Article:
I’m nuts. I have a hyper obsessive personality. When I’m into something, I go all in. Usually for me, “going all in” manifests as creating lists and spreadsheets and graphs. In addition, obsessions in my life are often accompanied by goal-oriented tasks I must complete. You know, to keep life interesting.
At the beginning of this year, my new “thing” became reading. I’ve always been a reader, but never a consistent one. As a New Year’s resolution, I challenged myself to reading for at least half an hour a night before bed. This was connected to a bigger challenge of reading all of the books on my shelf in alphabetical order by author’s last name. So far, this challenge is going well.
But this resolution only led into a new type of challenge. Somewhere along the line, I realized that I need to put a limit to the money I spend on books, or else I would want to purchase all the books ever written. Unfortunately, I don’t have the space or budget for this kind of book buying.
Thus, in July, the Great Leafton Area Book Tour was born. One evening, at peak compulsion level, I created a list of all the bookstores in the greater Leafton area that were within a one hour drive from my apartment. I originally wanted to limit this list to Used and Independent bookstores, but eventually I opened it up to all bookstores, including textbook and big chain bookstores. I also have a fear of running out of things. My current list has 91 stores on it. Every time I finish reading a book on my shelf, I visit the next store on my list, in alphabetical order.
So far I have visited 3 of the 91 stores on my list.
I visited the first bookstore the day after I completed my list. I had a short day at work and I was flying high from the satisfaction of a list well compiled. I walked the 30 minutes down Olde Street to a small used bookstore with reasonable prices. I bought The Bean Trees by Barbara Kingslover there for a toonie.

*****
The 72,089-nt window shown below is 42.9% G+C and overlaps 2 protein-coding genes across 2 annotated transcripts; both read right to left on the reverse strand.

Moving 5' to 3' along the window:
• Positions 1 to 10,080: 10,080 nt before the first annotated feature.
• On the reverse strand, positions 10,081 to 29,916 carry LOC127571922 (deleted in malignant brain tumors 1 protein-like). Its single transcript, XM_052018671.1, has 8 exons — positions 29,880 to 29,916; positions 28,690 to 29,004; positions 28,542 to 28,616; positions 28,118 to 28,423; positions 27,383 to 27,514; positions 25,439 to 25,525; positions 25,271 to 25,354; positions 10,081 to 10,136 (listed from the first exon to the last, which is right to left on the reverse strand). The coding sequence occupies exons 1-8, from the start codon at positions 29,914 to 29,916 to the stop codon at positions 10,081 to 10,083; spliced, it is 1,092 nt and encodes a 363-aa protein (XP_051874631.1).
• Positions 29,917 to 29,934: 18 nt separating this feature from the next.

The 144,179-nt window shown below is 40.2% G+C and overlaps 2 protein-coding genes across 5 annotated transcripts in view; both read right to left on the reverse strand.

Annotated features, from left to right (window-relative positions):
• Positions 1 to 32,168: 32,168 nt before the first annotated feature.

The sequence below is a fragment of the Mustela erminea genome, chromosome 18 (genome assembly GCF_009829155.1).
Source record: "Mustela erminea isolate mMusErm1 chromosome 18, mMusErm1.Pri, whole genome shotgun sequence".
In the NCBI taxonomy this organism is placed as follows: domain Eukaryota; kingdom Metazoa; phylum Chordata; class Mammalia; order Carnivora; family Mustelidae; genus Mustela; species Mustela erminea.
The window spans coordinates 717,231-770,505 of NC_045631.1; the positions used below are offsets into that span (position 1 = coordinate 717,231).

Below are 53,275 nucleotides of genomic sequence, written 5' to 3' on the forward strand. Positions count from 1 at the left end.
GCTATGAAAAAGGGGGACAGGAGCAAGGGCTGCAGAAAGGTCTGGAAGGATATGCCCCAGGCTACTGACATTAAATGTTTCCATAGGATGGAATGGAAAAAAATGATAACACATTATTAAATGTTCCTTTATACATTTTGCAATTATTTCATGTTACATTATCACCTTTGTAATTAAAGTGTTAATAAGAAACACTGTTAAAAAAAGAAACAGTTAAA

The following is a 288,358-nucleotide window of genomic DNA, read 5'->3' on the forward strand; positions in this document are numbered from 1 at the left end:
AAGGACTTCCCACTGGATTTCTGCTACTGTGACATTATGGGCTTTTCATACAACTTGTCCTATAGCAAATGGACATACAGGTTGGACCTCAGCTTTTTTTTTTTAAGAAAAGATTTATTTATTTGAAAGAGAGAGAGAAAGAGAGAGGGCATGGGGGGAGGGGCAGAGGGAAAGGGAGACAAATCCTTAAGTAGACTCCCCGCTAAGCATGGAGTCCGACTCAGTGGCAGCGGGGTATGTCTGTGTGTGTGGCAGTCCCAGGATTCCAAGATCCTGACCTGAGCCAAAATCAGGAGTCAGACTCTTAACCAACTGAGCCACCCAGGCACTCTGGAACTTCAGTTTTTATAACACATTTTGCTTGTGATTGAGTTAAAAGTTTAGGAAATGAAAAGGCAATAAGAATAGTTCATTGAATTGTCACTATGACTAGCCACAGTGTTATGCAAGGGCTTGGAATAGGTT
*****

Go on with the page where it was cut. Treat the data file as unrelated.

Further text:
My boyfriend Ant was persuaded to join me for the second stop on my tour. It was another used bookstore, in a more sketchy area across town. It was in Leafton’s west side at Diana and Sherbert. The bookstore itself was super cute and cosy. It had two resident cats to make the experience more enjoyable. While this particular store specialized in rare and out of print books, I ended up buying Pulp by Charles Bukowksi.
Just last weekend, completion of The Robber Bride sent Ant and I to yet another used bookstore. This one was outside of the city in the city of Hamkar. It was a 40 minute ride. The store was situated within an old house on the city’s main street. I think it was my favourite of the three. While we were browsing, Ant discovered a reference library book of old composers. He explained excitedly that if he purchased this book, he could read a chapter about the composer, listen to their music and learn to play a song for each one. That sounded like an Alexis plan if I’ve ever heard one. We purchased that book for Ant and a contemporary romance novel for me.
On the car ride home, I asked Ant playfully, “aren’t you glad you get to tour the city’s bookstores with your crazy girlfriend?”
Ant’s not typically fond of extensive long winded plans. Most people, in fact, do not engage in city wide tours of anything. I expected him to tease me for being so caught up in another one of my obsessions. Instead, he patted me on the head and smiled, “it’s an honour.”